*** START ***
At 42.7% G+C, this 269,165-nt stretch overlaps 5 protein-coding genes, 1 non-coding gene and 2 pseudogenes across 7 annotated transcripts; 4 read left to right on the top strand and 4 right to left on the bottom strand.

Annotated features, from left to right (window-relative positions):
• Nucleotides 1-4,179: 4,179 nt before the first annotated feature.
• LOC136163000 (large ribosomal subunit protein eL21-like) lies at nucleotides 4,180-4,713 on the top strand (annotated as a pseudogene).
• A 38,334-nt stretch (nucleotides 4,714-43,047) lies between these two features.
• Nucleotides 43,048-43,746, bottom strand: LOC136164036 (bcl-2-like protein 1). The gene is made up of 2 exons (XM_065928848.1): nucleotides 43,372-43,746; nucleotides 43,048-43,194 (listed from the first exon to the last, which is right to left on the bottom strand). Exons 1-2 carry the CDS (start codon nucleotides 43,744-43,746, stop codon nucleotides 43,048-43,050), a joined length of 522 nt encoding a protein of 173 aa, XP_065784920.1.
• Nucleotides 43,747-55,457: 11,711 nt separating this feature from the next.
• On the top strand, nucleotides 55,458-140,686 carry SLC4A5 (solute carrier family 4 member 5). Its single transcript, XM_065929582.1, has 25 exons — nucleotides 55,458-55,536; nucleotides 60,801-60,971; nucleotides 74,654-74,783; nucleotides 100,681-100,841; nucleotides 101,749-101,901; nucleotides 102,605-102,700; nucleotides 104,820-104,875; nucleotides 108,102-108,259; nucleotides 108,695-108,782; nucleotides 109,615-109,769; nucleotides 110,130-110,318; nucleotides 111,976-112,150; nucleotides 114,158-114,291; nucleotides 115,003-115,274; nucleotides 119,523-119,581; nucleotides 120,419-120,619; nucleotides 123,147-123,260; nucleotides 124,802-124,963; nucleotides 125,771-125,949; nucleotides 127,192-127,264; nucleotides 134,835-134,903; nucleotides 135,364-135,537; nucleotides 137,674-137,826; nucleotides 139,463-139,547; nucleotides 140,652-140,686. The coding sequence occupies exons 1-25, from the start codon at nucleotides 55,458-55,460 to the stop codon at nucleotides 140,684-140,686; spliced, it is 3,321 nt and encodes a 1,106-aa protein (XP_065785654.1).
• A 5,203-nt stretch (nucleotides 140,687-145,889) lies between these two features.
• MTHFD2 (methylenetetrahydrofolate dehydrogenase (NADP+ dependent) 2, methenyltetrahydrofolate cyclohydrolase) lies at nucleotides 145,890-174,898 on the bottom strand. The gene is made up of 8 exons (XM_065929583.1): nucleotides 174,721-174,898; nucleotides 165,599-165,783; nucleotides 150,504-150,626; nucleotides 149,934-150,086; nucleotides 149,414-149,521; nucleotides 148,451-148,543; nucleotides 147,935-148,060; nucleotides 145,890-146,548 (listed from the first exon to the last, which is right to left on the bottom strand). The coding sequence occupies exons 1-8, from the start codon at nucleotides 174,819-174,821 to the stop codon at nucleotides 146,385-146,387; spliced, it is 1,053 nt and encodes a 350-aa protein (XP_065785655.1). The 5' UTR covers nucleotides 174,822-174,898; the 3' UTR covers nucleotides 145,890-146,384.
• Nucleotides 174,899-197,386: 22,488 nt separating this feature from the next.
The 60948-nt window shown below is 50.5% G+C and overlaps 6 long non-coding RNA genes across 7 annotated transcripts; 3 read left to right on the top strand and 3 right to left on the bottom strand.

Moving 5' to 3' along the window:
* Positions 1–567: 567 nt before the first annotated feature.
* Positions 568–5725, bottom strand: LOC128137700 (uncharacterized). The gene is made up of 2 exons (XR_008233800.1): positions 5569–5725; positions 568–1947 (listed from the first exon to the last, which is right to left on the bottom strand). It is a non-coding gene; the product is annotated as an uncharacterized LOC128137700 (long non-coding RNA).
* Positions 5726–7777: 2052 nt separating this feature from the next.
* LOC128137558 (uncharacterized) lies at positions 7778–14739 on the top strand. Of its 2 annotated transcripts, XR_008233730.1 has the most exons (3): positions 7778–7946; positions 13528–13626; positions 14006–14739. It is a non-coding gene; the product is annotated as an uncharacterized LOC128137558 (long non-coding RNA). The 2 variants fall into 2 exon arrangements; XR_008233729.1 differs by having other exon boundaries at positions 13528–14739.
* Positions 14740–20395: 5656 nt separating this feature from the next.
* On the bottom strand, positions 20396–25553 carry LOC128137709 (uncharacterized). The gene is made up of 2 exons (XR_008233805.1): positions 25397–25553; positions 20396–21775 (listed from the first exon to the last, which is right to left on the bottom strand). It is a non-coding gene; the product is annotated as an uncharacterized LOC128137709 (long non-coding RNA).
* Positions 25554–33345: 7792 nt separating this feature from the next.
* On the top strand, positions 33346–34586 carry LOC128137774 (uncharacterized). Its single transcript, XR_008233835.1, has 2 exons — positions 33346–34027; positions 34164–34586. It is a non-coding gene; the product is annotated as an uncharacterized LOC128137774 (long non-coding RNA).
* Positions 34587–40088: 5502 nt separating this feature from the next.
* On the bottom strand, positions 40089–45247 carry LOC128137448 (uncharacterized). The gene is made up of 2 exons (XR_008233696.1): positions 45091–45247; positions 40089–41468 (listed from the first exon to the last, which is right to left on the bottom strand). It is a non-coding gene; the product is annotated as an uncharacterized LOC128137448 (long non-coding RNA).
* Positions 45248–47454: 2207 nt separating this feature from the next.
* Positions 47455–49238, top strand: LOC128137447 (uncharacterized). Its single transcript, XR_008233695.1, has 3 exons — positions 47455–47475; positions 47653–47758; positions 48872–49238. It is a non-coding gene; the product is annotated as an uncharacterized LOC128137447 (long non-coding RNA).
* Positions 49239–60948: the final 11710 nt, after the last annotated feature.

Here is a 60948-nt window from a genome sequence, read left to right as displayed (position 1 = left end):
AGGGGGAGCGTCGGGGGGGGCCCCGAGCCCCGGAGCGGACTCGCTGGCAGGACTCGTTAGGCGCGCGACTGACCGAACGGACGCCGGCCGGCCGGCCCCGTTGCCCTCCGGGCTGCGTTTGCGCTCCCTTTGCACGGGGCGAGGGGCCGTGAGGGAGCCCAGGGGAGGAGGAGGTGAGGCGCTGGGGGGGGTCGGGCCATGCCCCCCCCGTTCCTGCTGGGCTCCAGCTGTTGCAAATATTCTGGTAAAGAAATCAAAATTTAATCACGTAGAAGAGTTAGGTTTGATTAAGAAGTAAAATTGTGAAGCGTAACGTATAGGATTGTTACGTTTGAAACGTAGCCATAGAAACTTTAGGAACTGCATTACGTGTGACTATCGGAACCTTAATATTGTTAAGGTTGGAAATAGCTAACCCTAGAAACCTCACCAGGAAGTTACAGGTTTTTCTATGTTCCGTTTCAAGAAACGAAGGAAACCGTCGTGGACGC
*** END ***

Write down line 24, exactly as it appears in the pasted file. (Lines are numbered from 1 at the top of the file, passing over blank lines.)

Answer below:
* Positions 45248–47454: 2207 nt separating this feature from the next.